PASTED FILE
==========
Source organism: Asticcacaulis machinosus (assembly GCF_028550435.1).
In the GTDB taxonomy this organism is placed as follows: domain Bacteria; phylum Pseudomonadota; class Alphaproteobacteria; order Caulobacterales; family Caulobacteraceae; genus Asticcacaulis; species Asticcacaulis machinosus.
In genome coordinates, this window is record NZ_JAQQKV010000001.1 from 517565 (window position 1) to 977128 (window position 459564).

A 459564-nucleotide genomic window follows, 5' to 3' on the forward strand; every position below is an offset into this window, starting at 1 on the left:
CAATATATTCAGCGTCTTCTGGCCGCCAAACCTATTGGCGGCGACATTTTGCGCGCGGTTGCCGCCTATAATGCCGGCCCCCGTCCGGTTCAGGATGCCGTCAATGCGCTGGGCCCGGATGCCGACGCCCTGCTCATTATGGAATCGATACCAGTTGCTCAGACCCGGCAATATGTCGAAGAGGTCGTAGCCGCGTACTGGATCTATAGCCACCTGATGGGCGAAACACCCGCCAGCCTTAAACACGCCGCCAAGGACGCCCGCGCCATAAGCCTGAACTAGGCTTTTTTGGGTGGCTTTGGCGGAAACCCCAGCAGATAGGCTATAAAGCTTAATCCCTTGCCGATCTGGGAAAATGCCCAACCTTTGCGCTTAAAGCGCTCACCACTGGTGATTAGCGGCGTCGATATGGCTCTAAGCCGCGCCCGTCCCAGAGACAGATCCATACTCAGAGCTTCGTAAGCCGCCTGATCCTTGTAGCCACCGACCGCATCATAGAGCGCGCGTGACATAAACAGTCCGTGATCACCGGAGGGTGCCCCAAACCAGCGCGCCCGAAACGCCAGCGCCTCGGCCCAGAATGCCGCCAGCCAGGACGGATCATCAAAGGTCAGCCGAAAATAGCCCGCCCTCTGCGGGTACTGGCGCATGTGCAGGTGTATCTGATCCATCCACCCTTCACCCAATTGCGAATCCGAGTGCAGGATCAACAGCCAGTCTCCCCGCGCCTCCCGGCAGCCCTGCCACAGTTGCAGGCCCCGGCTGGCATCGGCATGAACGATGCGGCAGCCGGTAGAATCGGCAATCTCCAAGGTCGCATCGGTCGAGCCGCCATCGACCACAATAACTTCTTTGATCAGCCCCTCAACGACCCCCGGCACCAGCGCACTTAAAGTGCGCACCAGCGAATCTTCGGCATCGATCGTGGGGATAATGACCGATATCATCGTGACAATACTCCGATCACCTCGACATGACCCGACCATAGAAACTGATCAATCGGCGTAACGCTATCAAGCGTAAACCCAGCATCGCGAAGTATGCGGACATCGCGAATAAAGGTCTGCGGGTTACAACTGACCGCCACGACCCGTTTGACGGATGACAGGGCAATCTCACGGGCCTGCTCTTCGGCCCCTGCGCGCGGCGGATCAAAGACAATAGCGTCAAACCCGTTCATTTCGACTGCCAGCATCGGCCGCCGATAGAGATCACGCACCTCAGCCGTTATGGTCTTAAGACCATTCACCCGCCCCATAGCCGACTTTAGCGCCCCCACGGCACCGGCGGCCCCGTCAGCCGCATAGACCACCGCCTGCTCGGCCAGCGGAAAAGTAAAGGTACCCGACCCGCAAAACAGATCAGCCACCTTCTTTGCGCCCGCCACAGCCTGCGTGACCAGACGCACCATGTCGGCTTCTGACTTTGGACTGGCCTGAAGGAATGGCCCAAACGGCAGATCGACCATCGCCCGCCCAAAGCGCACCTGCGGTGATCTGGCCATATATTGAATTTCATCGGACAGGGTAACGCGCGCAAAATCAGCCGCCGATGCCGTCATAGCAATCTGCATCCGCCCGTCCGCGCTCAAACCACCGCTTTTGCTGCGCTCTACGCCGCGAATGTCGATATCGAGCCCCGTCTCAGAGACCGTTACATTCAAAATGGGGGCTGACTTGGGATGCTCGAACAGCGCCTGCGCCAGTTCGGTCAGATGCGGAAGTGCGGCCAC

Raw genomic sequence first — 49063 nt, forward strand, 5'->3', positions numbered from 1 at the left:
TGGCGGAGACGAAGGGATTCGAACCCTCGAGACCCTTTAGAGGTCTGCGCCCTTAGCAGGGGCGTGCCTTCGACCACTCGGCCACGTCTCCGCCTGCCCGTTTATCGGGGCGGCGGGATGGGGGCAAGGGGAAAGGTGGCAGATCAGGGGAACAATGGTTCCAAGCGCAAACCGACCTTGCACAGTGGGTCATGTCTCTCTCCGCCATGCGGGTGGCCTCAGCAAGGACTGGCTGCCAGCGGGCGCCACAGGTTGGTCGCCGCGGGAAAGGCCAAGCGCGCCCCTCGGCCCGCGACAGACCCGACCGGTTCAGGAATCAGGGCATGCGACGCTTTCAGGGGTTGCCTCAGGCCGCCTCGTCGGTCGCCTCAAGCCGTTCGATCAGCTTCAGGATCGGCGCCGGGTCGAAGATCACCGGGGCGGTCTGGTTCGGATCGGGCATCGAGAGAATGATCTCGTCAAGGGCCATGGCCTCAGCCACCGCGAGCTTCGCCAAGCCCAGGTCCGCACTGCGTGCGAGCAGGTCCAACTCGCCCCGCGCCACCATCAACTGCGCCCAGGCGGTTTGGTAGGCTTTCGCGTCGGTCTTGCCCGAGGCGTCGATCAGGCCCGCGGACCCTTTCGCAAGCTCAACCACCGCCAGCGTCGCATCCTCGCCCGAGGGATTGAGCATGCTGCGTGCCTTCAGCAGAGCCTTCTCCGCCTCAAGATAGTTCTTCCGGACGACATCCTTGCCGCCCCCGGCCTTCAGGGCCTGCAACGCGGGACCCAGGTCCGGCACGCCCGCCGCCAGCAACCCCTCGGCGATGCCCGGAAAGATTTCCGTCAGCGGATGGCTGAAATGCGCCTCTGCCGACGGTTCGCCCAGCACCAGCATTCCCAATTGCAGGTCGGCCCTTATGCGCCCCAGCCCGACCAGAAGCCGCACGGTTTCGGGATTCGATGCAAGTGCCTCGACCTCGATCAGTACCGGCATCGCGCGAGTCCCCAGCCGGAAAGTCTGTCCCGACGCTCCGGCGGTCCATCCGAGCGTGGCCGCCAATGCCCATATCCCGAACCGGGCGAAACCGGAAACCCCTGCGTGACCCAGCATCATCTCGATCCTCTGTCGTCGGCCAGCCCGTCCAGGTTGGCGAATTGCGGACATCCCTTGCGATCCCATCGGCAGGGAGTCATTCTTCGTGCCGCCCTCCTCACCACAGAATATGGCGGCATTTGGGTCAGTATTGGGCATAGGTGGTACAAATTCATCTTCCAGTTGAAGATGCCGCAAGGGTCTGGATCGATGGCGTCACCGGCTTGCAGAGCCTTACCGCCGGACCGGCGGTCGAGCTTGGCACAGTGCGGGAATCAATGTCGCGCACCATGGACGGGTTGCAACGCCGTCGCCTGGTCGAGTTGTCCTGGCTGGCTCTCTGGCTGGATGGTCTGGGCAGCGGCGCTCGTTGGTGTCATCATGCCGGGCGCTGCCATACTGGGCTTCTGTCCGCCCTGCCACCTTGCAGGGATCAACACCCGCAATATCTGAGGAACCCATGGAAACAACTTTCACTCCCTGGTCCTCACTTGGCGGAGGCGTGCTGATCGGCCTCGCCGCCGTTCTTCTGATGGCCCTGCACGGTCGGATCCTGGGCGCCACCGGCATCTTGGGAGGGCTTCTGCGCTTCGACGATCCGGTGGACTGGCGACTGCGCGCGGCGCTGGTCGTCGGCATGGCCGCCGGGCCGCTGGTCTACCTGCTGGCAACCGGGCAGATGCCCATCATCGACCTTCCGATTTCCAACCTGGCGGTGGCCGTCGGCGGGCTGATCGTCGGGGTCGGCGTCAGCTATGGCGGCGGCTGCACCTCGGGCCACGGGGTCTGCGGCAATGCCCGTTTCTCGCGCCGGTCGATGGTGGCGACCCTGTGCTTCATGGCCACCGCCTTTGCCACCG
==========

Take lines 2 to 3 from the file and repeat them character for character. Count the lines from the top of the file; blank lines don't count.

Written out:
In the GTDB taxonomy this organism is placed as follows: domain Bacteria; phylum Pseudomonadota; class Alphaproteobacteria; order Caulobacterales; family Caulobacteraceae; genus Asticcacaulis; species Asticcacaulis machinosus.
In genome coordinates, this window is record NZ_JAQQKV010000001.1 from 517565 (window position 1) to 977128 (window position 459564).